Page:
Making Programming Masculine


In the April 1967 issue of Cosmopolitan magazine, sandwiched between “The Bachelor Girls of Japan” and “A Dog Speaks: Why a Girl Should Own a Pooch,” there appeared a curious little essay entitled simply “The Computer Girls.” As the article explained, these were the female “computer programmers” who taught the dazzling new “miracle machines” called computers “what to do and how to do it.” There were already more than 20,000 women working as computer programmers in the United States, argued the article’s author, Lois Mandel, and there was an immediate demand for 20,000 more. Not only could a talented “computer girl” command as much $20,000 a year, but the opportunities for women in computing were effectively “unlimited.” The rapid expansion of the computer industry meant that “sex discrimination in hiring” was unheard of, Mandel confidently declared, and anyone with aptitude—male or female, college educated or not—could succeed in the field. And not only were women in computing treated as equals, but they actually had many advantages over their male colleagues. Programming was “just like planning a dinner,” Mandel quoted the noted computer scientist Dr. Grace Hopper as saying, “You have to plan ahead and schedule everything so it’s ready when you need it. Programming requires patience and the ability to handle detail. Women are ‘naturals’ at computer programming” [1].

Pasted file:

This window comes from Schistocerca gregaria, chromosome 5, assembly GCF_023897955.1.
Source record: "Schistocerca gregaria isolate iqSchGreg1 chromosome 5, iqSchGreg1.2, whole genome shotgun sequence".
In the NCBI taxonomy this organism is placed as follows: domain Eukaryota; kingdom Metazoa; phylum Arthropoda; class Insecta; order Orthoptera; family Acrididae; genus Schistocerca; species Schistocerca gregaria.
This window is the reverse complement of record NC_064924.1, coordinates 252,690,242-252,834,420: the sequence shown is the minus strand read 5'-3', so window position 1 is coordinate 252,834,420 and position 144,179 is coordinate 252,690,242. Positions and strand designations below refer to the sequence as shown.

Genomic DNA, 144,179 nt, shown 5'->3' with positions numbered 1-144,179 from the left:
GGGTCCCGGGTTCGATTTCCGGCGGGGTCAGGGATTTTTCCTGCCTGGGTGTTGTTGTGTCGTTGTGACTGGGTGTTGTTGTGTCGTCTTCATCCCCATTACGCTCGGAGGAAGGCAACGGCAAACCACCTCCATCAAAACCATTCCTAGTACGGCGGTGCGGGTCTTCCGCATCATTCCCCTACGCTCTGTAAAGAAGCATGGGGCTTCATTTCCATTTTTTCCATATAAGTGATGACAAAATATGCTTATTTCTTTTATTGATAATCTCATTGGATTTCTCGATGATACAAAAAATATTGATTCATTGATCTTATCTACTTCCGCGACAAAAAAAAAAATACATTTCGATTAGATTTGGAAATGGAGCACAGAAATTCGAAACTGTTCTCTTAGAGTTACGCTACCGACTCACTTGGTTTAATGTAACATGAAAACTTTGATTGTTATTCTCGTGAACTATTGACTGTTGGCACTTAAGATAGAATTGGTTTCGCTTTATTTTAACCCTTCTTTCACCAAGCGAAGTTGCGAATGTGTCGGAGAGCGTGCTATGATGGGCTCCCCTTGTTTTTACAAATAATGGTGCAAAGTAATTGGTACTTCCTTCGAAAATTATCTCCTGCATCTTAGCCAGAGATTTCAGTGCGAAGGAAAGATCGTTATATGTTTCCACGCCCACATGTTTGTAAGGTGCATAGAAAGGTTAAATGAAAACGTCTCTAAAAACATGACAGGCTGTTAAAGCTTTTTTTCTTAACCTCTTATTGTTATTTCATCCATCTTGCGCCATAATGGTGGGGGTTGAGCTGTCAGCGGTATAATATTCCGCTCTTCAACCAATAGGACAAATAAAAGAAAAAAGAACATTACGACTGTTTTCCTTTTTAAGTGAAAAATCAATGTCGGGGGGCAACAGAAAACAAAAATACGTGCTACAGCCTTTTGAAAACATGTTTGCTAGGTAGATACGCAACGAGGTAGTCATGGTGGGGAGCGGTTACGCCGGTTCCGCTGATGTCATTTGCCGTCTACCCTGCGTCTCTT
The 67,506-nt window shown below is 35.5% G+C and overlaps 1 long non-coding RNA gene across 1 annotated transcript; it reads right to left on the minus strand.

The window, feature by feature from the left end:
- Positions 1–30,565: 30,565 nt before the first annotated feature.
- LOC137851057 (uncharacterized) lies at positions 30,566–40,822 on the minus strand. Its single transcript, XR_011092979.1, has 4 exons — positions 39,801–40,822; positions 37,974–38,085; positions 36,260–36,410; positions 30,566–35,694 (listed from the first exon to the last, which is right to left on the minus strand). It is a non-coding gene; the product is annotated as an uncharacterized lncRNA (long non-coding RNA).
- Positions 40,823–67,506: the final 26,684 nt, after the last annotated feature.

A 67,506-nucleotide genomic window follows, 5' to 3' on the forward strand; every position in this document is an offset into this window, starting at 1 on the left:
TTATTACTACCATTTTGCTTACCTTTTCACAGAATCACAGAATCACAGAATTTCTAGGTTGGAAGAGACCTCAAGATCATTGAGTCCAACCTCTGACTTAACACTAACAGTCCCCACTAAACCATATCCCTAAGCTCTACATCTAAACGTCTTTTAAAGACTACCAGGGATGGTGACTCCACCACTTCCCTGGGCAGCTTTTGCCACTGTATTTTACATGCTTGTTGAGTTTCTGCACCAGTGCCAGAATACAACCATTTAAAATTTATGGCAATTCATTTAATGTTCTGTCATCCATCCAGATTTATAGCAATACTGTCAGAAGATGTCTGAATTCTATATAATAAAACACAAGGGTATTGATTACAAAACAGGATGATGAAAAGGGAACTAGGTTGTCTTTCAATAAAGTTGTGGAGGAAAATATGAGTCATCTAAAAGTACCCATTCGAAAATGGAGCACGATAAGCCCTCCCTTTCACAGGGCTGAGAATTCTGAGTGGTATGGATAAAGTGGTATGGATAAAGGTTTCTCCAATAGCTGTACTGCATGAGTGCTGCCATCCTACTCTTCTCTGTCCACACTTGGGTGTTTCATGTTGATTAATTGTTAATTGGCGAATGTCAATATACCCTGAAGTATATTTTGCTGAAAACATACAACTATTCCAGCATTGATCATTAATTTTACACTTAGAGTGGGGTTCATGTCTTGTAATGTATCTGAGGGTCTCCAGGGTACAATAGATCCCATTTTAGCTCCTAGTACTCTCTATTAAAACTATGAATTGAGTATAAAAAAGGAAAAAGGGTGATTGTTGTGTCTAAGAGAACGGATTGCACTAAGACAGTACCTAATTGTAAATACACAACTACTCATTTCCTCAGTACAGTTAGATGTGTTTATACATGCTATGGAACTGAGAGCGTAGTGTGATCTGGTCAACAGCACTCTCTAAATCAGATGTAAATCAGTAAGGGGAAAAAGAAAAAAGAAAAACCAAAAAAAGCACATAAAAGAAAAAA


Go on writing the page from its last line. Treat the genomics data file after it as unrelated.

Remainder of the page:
It would be easy to dismiss “The Computer Girls” as a fluff piece, ...

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